Two million wrongful transactions identified so far.

Democrats are not waiting until then to question the bank over its practices, however. Elizabeth Warren of Massachusetts, Jack Reed of Rhode Island, Robert Menendez of New Jersey and Jeff Merkley of Oregon.

Al Green, Democrat of Texas, said on Friday's call that the Wells Fargo scandal was attributable to the greed of Wall Street and the perception that House Republicans would not provide support for the regulatory agencies overseeing banks. "We need to know, did low pay and high incentives create a culture in which employees felt they needed to create fraudulent accounts?"

. And somehow this was missed for over 5 years? What else don't we know?"

John Stumpf, the CEO of Wells Fargo, is scheduled to appear before the Senate Banking Committee next week.

At the same time, Democrats are looking to gain a political advantage over Republicans, who have advanced legislation to limit the powers of the Consumer Financial Protection Bureau, the agency that assessed a $100 million fine on Wells Fargo. Tolstedt, who was responsible for the incentive scheme that prompted employees to falsify new accounts to meet goals, received a $125 Wheel Hubs million package for retiring this year."

Sen. Maxine Waters, the ranking Democrat on the House Financial Services Committee, said Friday morning that she had received a commitment from the panel's Republican chairman, Jeb Hensarling of Texas, that he would schedule a hearing as well. "5,300 hundred employees, that's larger than George Washington's army at Valley Forge.

Congressional Democrats are putting pressure on Wells Fargo to claw back the pay of highly compensated employees involved in the scandal in which millions of fake accounts were created, for which the bank was fined $185 million.

A group of Democratic senators wrote a letter to Stumpf asking if the bank would attempt to clawback the pay of any executives involved, inquiring particularly about Carrie Tolstedt, the former head of the consumer banking division.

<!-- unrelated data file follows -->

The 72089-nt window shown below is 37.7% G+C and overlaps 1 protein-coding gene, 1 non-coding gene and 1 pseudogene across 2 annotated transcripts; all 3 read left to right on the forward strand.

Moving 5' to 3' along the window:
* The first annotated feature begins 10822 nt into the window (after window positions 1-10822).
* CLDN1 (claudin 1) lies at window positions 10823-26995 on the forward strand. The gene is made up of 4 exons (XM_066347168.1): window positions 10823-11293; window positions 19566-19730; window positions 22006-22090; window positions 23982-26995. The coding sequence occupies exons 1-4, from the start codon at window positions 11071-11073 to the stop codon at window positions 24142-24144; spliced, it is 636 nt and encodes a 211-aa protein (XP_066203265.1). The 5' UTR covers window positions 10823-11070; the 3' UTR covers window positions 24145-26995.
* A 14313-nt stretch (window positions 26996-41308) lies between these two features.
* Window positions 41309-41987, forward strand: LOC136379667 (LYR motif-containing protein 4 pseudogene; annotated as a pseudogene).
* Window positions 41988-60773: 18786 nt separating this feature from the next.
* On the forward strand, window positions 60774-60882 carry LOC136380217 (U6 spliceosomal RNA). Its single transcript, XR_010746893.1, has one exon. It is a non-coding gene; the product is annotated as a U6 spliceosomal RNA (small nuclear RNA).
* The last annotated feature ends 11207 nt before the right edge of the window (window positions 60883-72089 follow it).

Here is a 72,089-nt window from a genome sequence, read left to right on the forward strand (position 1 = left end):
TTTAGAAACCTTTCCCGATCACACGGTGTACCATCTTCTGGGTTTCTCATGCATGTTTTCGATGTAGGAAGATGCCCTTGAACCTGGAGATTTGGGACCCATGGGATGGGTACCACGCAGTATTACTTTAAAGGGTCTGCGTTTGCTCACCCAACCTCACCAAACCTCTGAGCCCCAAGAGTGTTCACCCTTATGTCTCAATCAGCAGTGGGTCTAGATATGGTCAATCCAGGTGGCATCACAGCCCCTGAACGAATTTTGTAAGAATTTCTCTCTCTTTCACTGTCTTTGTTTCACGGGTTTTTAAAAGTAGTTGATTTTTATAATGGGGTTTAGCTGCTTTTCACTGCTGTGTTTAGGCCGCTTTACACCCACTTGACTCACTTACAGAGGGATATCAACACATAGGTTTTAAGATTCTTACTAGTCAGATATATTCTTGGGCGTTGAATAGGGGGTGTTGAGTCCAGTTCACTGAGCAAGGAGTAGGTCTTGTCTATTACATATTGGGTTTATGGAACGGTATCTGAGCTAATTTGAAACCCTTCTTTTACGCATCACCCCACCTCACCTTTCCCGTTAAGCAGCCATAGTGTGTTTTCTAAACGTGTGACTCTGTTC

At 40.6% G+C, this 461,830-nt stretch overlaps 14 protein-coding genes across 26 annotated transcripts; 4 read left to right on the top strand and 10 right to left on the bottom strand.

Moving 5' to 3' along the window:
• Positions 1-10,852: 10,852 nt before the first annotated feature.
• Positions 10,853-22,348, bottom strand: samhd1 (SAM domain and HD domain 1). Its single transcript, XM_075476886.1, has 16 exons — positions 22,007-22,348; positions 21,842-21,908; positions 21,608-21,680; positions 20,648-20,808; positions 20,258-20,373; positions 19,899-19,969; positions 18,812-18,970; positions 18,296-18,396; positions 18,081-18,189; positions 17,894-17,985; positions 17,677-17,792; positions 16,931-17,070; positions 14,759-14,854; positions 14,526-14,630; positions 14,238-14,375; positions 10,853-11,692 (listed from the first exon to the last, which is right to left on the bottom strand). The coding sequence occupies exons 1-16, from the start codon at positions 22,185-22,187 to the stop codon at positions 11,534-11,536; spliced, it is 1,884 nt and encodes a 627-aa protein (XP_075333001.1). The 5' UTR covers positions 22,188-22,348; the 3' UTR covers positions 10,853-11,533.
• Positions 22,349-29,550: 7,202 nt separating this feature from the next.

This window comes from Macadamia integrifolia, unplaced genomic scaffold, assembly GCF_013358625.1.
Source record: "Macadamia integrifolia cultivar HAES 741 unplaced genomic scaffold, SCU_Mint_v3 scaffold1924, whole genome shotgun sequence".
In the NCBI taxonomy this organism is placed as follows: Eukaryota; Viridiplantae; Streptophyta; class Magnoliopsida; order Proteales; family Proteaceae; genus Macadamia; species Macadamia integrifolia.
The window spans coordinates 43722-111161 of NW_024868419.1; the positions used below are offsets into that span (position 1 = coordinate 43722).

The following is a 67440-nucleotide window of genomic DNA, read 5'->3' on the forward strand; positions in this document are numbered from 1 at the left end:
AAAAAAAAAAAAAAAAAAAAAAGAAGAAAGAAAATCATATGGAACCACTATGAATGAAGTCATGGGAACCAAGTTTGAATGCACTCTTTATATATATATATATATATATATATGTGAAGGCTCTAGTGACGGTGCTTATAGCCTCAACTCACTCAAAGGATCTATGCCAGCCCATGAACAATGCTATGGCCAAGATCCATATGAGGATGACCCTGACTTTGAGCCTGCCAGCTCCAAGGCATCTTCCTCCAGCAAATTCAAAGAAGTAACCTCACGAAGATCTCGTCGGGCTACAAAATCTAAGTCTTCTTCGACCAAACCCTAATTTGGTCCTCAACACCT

That pressure is being created just days before the bank's CEO will testify in Congress about the scandal.

The Democrats asked if the bank would attempt to recover some of that compensation, noting that clawback rules for executive compensation are "designed to prevent exactly what happened with Ms. Magoo could have seen this," Sherman said, referring to a short-sighted midcentury cartoon character. Sherrod Brown of Ohio, the ranking Democrat on the Banking Committee, signed the letter, along with Sen.

He said that Democrats want to ask whether Wells Fargo's actions are part of a larger pattern.

Speaking on a call with reporters Friday morning, California Democrat Brad Sherman, a member of the House Financial Services Committee, said that the inability of Wells Fargo's management to prevent the creation of millions of fake accounts raised questions about the overall safety of the financial system. "Did management encourage this kind of activity?" he asked. Toldstedt: shareholders and consumers bearing the burden of bank misconduct while senior executives walk away with multi-million dollar awards based on what the company later finds out are fraudulent practices. Hensarling's office didn't respond to a request for confirmation